Nicolette began to read about all the failsafes the PM’s office had listed for each of them, that Nicolette was still on probation, that Hugh was not to shortcut any checks on anyone. ‘Same as he told me about you, Bebe.’ She read on about each of their roles and what they entailed.
‘All right, Bebe but let’s just say Sophie relished that look of yours.’
‘Will you listen to me on this?’ She nodded. He recounted the times Emma had been compromised, how he’d been asked, in London, about what he was doing about it. ‘Emma said at the time that she didn’t know how much longer she could stand all this. And this Jones was the one involved.’
‘I see that, Bebe, I know this Chris Jones is insinuating himself into me and he’s obviously the type of person I’ve known before – they’ve done their homework. But I am not Emma.’
‘There was a woman I took to Moran’s – smart, liked sailing so she said, interesting, I thought well, it couldn’t hurt just going to Moran’s, not just for a business lunch. Oh yes it did hurt – she was in, filing a complaint to Jamieson. The breakdown started the day Emma tried to solve matters on her own and didn’t tell me about it, especially about Jones.’
‘You needn’t tell me any more – I’m with you on this, I am not Emma. But I also need you to set Sophie straight though. I’m not putting up with that.’
‘I have done so already and will do so again now. She and I spoke and I said you were my one and only, that whatever feelings of gratitude I had for her, Sophie, and vice-versa, it had to stay professional. I do need her as our security as she’s fearless and uncompromising – she sees this as her mission, she’s scathing about Emma and how poorly I foresaw it. She detests the enemy. She sees it as more than just a job. I’ll speak to her again though.’
There was a knock on the door. It was Sophie.
‘I promise I wasn’t listening in, I went to my room, thought about Ms Nicolette’s reaction to my nod, I wanted to set the record straight so I came back now and I’ve just heard the last part, about professionalism. Ms Nicolette, I have much to thank Mr. Jensen for but I completely accept that you are Mr. Jensen’s wife and his only focus. I hope you can accept that I only want to do my job and do it well, because your security is involved too.’
Nikki climbed out, went over and hugged her. ‘I’m so glad this has happened now because they’re going to try to split us all.’ Nicolette now stepped back. ‘Sophie, you were so quiet you know, like a panther.’
Sophie smiled. ‘It’s been mentioned before. I’ll leave you in peace now.’
Nicolette turned to him and was clearly happier about things. Sometime in the next half hour, he suddenly came out with a question.
‘I know it might upset you but you’re really the only one on the planet I can ask this of – I know what your trauma was, and Genie’s, and Emma’s, I know most of now, but there’s always been one person I never asked, and still don’t know what her trauma was.’
‘Franka. She commented on that a few times. No mystery, same as Anaïs – bad choice of partners. Do you need the fine detail?’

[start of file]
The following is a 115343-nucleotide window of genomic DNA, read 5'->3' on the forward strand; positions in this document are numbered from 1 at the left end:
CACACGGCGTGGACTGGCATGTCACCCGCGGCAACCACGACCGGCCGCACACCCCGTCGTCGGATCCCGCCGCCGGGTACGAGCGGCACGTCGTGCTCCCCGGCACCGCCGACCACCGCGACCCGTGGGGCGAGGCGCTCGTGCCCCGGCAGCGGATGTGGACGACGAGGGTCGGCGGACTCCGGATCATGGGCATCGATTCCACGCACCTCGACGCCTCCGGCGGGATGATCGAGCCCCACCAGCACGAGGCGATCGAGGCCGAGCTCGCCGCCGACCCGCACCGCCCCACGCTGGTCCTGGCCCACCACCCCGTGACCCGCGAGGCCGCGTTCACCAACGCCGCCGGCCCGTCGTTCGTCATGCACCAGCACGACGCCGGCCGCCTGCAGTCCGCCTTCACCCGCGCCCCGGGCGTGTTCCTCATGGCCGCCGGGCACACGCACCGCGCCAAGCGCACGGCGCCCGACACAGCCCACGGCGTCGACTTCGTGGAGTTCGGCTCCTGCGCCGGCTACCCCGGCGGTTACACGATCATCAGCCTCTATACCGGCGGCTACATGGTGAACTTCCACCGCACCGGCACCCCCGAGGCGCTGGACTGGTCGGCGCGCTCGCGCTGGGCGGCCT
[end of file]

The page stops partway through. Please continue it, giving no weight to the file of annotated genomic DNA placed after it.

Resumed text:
‘No, just curious. I’m not sure I like being on that list.’
‘You weren’t, not in her book.’
‘How do you feel in general about men? Franka said you hated men.’
She breathed out slowly. ‘This a serious question or just making conversation?’
‘You know me, I really need to know why things work, what makes them tick, why things are what they are.’
‘Just like me. Goodness, what can I say? Do I hate your sex as such?’ She thought about it. ‘I find men on the whole kinder, nicer, more simple, I’ve known many vicious, scheming women but then there’s Jamieson, I know the vices of both sexes – men’s egos are so annoying too, the territorial way they stand in a space and occupy it, as if it’s theirs -’
‘You’re not alone in that, love.’
‘Good, good. The worst thing with men is when they approach you as if you’re going to swoon at their feet. Their logic goes – she’s pretty, I’m in love, therefore she’ll find me attractive -’
‘I know it well.’
‘It’s that, Bebe, and when it crosses the line to them touching me and thinking they have every right because they themselves are attracted – that makes me almost want to kill. It’s that type I detest, it’s that type I brought down. With you, sometimes you stop too soon because you’re frightened to upset me – that’s also not good but I’d rather that than the other. You’re not too bad that way you know,’ she smiled. ‘Anaïs said you were housetrained and that’s only half amusing. I like that you’ll listen to me, I think that’s the main thing but I also know I’m forever speaking of this and that and I accept you can’t take in everything, so sometimes you say, ‘Yes darling, yes darling,’ and I know to get off the topic.’
‘I believe we’re speaking now of the most important thing perhaps. I’ve been called an old woman or just a woman by quite a few, even women, but if it will help keep your eyes on me, then why not?’
‘Yes, you wouldn’t want to go too much more womanly and when something has to be done, you suddenly become male again, so that’s all right.’ She laughed. ‘What brought this on?’
‘I don’t know, I was just thinking.’
‘As I do most waking moments. Do I exhaust you?’